The present joint general comment was adopted by the Committee on the Protection of the Rights of All Migrant Workers and Members of Their Families and the Committee on the Rights of the Child. The joint comment lays out recommendations for protecting the rights of unaccompanied minors as well as those who have been separated from their families due to migration.

Federal and State Advances to Support Grandfamilies
This policy brief from the Contemporary Journal of Research, Practice and Policy highlights the work of the Grandfamilies Advocacy Network Demonstration (GrAND Voices) to advocate for policy reforms for grandfamilies in the US. GrAND Voices are kinship caregiver advocates from around the country who elevate their voices, bringing their personal experience raising relatives, in addition to those they work with, to the attention of lawmakers. 

Achieving positive change for children? Reducing the length of child protection proceedings: lessons from England and Wales
In order to reduce delays, reforms in England and Wales have set a time limit for the completion of care proceedings. The Children and Families Act 2014 limits proceedings to 26 weeks; approximately 60% of care proceedings are now completed within this period. This article from Adoption and Fostering discusses the impact of these reforms on decision-making for children, questioning whether they achieve both good decisions for children and justice for families.

Learning from Practice

Program Components of Psychosocial Interventions in Foster and Kinship Care: A Systematic Review
Foster children frequently experience early trauma that significantly impacts their neurobiological, psychological and social development. This systematic review from the Clinical Child and Family Psychology Review examines the comparative effectiveness of foster and kinship care interventions. It examines the components within each intervention, exploring their potential to benefit child and carer well-being, particularly focussing on child behaviour problems, and relational functioning.

This report was published by EuroChild and SOS Children's Villages. The 16 case studies presented in this report offer lessons from the ground on how services can ensure refugee and migrant children get the necessary protection and individualized support. They help gather learnings from interventions where the mainstream child protection services can provide quality family and community-based care to respond to the specific needs of refugee and migrant children, and identify outstanding challenges and gaps.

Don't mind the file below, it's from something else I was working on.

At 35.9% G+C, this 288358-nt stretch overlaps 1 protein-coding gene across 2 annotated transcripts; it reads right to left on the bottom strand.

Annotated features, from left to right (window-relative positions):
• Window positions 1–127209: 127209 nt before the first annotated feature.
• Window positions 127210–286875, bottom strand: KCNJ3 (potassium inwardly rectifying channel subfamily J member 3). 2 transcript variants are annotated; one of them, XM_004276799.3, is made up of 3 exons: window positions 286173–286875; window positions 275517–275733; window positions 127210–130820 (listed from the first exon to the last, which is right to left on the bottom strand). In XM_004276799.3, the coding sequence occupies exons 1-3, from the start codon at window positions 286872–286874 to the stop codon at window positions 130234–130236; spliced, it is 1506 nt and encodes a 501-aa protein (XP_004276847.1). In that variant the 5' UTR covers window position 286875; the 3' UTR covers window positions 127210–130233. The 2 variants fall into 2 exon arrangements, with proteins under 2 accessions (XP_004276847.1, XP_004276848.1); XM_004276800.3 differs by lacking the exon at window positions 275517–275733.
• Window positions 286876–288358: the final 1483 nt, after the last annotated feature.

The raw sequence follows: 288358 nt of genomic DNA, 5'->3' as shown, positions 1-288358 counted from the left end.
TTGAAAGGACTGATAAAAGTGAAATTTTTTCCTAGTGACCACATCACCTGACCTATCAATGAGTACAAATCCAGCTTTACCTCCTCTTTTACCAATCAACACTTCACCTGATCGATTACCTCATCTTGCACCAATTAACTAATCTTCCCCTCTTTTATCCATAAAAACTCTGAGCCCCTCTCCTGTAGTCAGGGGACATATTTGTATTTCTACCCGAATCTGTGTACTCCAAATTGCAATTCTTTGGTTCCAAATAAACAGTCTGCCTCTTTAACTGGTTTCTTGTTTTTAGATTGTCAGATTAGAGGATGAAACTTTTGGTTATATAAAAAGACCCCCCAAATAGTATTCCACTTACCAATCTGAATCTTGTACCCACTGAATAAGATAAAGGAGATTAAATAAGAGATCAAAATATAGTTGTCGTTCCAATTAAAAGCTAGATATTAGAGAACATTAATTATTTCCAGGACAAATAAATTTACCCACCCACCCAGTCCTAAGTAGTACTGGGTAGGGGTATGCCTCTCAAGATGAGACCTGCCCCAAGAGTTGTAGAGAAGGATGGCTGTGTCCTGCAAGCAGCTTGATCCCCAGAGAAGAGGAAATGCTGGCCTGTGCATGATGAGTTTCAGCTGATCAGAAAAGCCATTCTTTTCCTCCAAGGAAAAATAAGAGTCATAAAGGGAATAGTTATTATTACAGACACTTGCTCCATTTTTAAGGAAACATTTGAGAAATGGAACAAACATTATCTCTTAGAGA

This book serves as a comprehensive reference and offers a robust framework for introducing and sustaining trauma-responsive services and culture in child welfare systems. Organized around concepts of safety, permanency, and well-being, chapters describe innovations in child protection, violence prevention, foster care, and adoption services to reduce immediate effects of trauma on children and improve long-term development and maturation.

Following up on the UN Secretary General's Study on Violence against Children, these annual global reports from the Global Initiative to End All Corporal Punishment of Children and Save the Children Sweden track progress towards universal prohibition and elimination of corporal punishment of children. This latest edition highlights the major achievements of 2017 - yet another big year in the journey to end all corporal punishment; it provides an update on the work of the Global Initiative, and looks forward to what is coming up in 2018. 


Transitioning from a Babies' Home to professional foster care
In this video, Maureen Orogot, a Social Worker at Child's i Foundation in Uganda, shares the progress Child's i Foundation (CiF) has made on transitioning from a residential care model of alternative care to professional foster care. This video is one within a series produced by CiF and Better Care Network.

TIME FOR GLOBAL ACTION - Season 2 Episode 2 - UBS and Childs i Foundation Full Story
Time for Global Action Season 2 Episode 2
This video from Time for Global Action: Advancing the Sustainable Development Goals features interviews with Dr. Delia Pop from Hope and Homes for Children and Stephen Ucembe explaining the detrimental impacts of institutionalization on children's development and wellbeing. It also describes the work of the Child's i Foundation to reintegrate children in Uganda into their families through family tracing and strengthening efforts


Huffington Post,  22 December 2017

GLOBAL: Global effort to get kids out of orphanages gains momentum
Associated Press, 19 December 2017

Euractiv,  18 December 2017

BuzzFeed News,  12 December 2017

AUSTRALIA: 'I was raped': Compensation for modern slaves welcomed after victims speak out
SBS News, 8 December 2017

The Guardian,  7 December 2017

AUSTRALIA: Australia needs new watchdog to tackle slavery, parliamentary inquiry says
The Guardian, 7 December 2017

Africa Investigates - Al Jazeera,  3 December 2017

19 February 2018

Call for Papers: Fourth International Conference on Shared Parenting
Deadline is 15 May 2018

World Congress on Justice for Children: Strengthening justice systems for children: Challenges, including disengagement from violent extremism
28 May 2018
Application deadline is 7 January 2018
Better Care Network is seeking an East and Southern Africa (ESA) Regional Coordinator